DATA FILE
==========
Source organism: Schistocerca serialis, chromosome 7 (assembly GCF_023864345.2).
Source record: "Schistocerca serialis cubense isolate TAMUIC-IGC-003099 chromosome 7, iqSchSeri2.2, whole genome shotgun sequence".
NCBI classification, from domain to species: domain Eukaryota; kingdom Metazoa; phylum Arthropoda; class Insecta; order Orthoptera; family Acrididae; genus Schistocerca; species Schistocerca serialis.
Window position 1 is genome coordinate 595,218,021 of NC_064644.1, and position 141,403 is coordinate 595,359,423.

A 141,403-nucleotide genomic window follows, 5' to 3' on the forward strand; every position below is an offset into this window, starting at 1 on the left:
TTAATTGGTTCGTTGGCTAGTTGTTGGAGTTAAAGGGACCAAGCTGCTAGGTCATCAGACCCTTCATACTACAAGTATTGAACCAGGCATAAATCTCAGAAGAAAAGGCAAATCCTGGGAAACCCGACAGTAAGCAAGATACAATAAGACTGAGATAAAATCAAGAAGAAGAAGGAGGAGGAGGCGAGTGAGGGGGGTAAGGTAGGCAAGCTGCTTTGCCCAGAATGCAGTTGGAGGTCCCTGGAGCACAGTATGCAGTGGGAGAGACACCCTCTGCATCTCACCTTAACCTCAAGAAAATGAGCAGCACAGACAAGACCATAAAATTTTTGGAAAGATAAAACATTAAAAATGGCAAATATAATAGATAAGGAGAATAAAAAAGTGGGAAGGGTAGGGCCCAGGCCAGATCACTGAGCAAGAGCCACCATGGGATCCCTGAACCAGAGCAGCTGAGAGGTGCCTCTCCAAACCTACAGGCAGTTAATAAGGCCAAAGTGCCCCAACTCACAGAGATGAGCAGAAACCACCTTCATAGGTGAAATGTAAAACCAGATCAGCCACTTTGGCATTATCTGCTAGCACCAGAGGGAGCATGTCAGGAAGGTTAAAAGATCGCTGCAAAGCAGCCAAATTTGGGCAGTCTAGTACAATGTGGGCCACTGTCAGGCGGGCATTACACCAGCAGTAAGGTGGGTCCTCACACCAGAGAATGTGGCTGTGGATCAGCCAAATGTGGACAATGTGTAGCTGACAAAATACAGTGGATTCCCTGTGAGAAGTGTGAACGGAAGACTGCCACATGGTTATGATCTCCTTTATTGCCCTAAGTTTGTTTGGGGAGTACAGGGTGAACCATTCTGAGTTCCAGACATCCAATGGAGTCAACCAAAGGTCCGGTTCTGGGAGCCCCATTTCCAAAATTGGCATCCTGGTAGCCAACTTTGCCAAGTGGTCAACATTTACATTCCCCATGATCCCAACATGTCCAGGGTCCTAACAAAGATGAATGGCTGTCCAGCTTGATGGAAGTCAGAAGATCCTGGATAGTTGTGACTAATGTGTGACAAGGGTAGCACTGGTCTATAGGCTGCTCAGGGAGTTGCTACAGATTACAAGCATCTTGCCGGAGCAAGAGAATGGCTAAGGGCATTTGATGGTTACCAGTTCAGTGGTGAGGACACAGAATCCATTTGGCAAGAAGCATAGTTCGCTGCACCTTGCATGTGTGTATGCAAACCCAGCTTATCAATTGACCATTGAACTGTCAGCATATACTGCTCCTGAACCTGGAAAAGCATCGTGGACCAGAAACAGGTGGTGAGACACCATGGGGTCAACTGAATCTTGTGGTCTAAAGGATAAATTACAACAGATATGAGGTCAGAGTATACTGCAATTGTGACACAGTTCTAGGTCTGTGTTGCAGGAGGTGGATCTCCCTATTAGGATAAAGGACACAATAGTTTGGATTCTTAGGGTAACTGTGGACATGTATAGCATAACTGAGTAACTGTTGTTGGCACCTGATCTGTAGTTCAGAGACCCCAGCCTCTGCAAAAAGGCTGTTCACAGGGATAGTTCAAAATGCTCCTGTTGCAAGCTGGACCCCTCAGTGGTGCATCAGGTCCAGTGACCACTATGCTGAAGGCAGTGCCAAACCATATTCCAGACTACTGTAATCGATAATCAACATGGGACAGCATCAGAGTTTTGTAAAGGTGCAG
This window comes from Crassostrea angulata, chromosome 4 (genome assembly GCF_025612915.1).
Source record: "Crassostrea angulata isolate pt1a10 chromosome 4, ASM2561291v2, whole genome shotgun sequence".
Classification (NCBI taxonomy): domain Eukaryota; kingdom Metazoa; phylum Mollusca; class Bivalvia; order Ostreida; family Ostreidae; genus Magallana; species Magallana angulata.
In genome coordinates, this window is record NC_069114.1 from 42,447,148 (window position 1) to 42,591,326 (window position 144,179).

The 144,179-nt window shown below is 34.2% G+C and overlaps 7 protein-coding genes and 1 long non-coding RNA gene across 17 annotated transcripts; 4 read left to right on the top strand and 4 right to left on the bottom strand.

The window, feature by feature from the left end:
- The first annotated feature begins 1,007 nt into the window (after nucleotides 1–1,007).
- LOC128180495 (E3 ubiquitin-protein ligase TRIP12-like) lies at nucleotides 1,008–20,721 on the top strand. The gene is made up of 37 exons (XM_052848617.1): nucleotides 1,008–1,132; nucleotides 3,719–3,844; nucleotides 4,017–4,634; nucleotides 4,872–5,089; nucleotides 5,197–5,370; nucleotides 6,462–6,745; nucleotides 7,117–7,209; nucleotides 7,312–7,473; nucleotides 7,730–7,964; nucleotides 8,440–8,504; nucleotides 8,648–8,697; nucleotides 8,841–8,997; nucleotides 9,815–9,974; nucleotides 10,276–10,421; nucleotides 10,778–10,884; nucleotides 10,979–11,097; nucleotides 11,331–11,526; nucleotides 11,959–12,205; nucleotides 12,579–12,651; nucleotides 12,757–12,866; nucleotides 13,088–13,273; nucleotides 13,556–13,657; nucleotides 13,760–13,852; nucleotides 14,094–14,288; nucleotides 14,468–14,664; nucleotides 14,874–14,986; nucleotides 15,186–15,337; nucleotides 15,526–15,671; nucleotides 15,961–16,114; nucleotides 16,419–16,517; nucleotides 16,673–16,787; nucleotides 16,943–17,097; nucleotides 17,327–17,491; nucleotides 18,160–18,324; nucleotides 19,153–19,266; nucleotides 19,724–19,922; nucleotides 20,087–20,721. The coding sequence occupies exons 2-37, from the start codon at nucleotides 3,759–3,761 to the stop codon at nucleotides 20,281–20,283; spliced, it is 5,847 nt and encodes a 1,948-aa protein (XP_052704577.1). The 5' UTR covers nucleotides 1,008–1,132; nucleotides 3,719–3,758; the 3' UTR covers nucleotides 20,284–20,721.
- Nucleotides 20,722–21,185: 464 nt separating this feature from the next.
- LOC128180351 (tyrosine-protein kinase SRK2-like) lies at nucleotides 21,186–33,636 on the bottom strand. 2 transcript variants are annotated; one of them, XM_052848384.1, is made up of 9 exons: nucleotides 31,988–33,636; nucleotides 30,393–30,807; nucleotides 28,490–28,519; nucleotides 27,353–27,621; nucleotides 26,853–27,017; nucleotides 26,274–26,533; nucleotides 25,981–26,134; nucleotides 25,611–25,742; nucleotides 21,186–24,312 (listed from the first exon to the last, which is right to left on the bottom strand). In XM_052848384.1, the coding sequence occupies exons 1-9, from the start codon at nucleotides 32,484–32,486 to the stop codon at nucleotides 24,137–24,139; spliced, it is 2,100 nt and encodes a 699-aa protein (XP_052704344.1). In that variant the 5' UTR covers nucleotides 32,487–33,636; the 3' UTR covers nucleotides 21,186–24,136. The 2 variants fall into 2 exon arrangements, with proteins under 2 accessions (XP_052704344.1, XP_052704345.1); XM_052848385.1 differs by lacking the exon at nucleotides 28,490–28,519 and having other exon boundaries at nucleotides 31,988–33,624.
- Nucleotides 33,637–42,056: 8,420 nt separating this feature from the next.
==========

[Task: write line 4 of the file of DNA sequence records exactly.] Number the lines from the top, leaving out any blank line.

Window position 1 is genome coordinate 595,218,021 of NC_064644.1, and position 141,403 is coordinate 595,359,423.